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Awesome Augusta

Ed Hawkins looks forward to the US Masters at Augusta, one of the most highly anticipated golf tournaments on the calendar. So anticipated in fact that we’ve made golf our front cover theme this month (calm down, Tiger). Augusta’s been a bookie’s dream in recent years, but there are certain fancied players who still can’t be ignored

The old saying that statistics are a like a drunk to a lamppost, for support rather than illumination, is trotted out time and time again by non-believers when it comes to the importance of facts and figures for sports betting. Alas the last three US Masters have sustained the snipers with three winners from the dark depths of the coupon.

Course form, recent form, greens in regulation, driving distances and scoring averages failed to shine a light on the names of the victorious. Zach Johnson and Trevor Immelman, the 2007 and 2008 champions respectively, were 150/1 shots and virtual skinners for the bookmakers. Last year’s wearer of the Green Jacket, the amiable Angel Cabrera, was larger still.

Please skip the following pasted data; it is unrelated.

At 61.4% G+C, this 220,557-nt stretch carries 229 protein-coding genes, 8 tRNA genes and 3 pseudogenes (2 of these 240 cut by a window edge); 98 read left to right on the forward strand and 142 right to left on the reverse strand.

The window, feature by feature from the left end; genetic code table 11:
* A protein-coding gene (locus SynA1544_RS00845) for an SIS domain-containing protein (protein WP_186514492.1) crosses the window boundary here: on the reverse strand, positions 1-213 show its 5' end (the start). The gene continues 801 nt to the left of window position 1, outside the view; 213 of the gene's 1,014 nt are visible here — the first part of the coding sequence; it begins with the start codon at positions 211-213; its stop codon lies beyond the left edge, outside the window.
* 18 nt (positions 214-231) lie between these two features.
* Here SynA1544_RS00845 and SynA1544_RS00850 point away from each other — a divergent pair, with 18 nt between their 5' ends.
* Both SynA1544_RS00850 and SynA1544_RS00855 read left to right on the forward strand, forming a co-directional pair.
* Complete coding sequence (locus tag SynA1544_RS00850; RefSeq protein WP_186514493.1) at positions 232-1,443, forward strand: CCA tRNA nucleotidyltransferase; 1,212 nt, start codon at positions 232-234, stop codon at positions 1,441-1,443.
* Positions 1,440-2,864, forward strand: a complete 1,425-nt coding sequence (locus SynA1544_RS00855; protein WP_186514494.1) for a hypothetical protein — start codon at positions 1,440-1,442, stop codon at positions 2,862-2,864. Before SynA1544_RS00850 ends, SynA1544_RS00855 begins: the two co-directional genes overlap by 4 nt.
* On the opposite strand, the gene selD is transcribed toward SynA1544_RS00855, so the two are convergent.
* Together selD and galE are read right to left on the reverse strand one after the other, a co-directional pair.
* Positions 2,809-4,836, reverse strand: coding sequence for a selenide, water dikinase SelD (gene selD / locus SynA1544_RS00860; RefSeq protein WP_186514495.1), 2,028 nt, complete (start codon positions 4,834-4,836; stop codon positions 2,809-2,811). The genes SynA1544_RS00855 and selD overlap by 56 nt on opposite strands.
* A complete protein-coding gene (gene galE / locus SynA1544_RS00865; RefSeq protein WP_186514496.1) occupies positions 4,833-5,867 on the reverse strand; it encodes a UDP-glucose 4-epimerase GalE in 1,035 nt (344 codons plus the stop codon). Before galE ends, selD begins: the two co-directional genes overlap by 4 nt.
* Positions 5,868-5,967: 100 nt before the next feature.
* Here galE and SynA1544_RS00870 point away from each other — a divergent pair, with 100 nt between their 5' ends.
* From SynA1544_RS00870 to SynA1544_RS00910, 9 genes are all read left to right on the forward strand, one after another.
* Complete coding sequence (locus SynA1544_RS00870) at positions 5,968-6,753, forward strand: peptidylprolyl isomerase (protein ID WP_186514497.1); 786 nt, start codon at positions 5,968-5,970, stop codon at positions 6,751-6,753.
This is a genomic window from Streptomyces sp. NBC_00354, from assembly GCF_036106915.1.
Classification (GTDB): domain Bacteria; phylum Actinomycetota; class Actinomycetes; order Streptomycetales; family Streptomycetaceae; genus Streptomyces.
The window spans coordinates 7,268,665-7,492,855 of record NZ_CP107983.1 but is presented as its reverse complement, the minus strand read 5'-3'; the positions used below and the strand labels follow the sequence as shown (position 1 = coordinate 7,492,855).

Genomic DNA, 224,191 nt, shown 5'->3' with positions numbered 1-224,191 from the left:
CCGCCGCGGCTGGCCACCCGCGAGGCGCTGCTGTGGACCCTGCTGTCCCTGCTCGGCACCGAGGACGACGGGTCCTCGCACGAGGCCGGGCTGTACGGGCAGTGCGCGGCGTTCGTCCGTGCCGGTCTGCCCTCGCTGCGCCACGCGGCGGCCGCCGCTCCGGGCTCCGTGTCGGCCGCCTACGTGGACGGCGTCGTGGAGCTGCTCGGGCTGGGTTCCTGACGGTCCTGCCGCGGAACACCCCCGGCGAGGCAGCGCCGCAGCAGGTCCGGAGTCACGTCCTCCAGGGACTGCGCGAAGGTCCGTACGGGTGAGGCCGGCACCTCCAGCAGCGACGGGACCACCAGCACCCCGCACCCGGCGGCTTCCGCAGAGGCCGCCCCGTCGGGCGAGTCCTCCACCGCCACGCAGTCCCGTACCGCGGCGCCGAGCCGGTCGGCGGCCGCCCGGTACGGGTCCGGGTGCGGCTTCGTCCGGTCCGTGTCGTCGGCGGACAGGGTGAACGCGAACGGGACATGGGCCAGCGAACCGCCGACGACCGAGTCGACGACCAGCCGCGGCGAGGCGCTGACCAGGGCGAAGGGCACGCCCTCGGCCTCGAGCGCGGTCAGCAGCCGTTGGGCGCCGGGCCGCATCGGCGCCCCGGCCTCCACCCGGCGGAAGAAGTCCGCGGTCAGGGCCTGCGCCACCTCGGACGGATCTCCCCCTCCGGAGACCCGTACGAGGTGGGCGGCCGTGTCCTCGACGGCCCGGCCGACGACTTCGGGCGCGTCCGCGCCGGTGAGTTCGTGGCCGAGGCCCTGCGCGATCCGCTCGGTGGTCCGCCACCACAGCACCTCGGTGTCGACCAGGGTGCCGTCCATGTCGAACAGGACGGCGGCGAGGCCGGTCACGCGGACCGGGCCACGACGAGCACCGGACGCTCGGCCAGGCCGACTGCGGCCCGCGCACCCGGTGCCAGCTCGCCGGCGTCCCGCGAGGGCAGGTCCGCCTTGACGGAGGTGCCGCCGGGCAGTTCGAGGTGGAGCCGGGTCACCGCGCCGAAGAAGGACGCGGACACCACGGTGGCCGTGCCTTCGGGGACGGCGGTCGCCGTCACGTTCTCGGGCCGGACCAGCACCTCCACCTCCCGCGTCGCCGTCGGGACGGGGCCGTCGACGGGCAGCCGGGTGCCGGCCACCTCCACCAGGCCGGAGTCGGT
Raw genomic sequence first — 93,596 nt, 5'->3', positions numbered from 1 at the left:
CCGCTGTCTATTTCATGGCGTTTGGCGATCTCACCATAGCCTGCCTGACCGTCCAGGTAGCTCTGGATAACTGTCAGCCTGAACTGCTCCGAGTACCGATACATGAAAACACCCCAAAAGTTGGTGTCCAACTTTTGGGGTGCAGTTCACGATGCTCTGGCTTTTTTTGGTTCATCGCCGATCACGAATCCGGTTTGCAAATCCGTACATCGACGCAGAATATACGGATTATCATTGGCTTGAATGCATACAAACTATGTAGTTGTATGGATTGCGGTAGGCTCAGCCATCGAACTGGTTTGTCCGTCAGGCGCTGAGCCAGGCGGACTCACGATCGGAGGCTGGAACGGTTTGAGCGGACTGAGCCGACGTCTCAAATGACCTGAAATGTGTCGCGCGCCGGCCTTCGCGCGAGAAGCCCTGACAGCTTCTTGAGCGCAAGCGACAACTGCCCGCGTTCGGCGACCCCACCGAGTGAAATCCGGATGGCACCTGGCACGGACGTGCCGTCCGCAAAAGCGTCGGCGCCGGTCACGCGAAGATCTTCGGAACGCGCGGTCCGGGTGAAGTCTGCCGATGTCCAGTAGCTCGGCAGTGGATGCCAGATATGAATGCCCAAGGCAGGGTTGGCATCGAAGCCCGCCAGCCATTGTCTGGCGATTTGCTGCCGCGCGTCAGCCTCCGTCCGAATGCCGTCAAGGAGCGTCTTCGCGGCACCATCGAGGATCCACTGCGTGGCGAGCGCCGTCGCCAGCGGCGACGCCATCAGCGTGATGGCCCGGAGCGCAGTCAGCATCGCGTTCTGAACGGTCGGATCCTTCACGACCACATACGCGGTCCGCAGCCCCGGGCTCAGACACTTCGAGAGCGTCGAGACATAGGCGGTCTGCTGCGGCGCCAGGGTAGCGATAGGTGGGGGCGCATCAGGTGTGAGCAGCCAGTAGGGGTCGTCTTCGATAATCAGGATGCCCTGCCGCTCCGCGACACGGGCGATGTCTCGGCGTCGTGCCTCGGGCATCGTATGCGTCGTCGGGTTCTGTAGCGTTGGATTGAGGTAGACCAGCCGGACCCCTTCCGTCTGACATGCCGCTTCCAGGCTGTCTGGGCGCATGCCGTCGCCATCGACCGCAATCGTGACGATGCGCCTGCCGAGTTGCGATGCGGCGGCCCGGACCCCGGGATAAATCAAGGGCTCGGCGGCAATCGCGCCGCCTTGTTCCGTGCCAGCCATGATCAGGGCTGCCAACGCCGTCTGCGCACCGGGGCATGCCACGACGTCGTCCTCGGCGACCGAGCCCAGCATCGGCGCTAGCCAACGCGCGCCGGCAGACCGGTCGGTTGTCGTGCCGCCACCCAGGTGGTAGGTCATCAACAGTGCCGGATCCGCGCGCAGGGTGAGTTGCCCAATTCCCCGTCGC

Like a fisherman boasting about his catch, there are some who tell tales late into the night about Cabrera’s price. “He was this big!”. And although only a handful of them truly backed the Argentine, it is true that he was no shorter than 80/1 before the off and reached the whopping highs of 350 in-running on the exchanges.

Cabrera at least had the booming drive that is often needed on such a lengthy course – the famous Augusta holes have been extended to try to make it Tiger-proof – but Johnson and Immelman both left form students dumbfounded and for the 74th edition they could be forgiven for frantically leafing through a pin-sticker’s guide.

It is a widely held belief that a player needs length from the tee and nerves of steel on the green to win at Augusta. But Johnson was a short striker and Immelman was unconvincing to say the least. In fact, so poor was he on the really testing holes that his fellow players may as well ask to stroke his jacket for luck.

Of course there is no point getting het up about it. Such a run of long odds-against winners cannot continue and we should keep the faith by burying our noses further into the record books. From 2000-2006 punter’s pals Tiger Woods and Phil Mickelson won the tournament five times between them and the other two winners, Vijay Singh (2000) and Mike Weir (2003) were far from shocks.